Northrop’s Pegasus Rocket Launches NASA’s Ionosphere Satellite to Orbit; Steve Krein Quoted

Northrop’s Pegasus Rocket Launches NASA's Ionosphere Satellite to Orbit; Steve Krein Quoted

Northrop Grumman’s Pegasus XL rocket has carried a satellite designed to help NASA study the border between terrestrial and space weather as well as its potential impact on communications systems, people and technologies.

The company said Thursday its Stargazer L-1011 aircraft carried Pegasus as part of the launch’s first phase, after which the rocket ignited and sent the Northrop-built Ionospheric Connection Explorer satellite to a 357.3-mile orbit.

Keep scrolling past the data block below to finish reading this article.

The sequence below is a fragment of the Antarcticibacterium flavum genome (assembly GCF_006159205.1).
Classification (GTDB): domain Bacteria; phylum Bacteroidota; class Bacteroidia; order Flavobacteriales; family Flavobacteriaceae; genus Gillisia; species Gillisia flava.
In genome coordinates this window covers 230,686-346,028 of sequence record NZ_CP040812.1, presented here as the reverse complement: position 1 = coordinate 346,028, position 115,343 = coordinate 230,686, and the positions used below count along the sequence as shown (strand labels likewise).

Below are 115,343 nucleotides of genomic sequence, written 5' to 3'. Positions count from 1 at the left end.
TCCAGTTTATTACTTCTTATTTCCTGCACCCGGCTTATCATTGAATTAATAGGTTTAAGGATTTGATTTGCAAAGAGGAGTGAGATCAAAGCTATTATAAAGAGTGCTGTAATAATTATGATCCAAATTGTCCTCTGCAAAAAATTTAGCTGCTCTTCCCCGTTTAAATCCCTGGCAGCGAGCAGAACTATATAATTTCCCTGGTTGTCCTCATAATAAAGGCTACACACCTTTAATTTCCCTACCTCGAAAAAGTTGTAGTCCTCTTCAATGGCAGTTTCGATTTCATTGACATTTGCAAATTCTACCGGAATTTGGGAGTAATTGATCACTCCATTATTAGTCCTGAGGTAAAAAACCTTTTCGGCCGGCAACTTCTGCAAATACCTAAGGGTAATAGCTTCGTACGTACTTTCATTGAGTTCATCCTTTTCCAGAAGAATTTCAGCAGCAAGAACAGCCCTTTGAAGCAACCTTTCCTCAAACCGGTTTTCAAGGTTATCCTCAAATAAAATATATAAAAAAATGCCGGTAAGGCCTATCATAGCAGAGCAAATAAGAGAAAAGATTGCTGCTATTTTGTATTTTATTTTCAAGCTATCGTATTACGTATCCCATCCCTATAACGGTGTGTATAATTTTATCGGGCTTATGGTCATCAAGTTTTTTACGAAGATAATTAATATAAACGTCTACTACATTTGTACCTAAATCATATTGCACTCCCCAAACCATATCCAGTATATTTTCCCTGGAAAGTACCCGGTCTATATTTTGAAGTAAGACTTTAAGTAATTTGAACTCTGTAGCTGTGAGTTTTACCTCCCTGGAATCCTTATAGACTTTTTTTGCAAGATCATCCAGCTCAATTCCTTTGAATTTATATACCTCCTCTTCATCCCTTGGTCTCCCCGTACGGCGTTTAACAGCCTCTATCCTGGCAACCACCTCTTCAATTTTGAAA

ICON’s design is based on Northrop’s LEOStar-2 satellite bus and serves as the ninth Northrop-manufactured and launched science satellite for NASA. Previously, the agency certified the air-launched Pegasus rocket to carry its small satellites as a Category 3 vehicle.

Steve Krein, vice president of civil and commercial satellites at Northrop, said initial data show that ICON is “in good health and performing as expected.” He added that the company has been manufacturing satellites to support NASA missions over the past 35 years.

Northrop is working on the JPSS-2 and Lansat-9 satellites for NASA, which will operate as larger spacecraft based on the LEOStar-3 bus.

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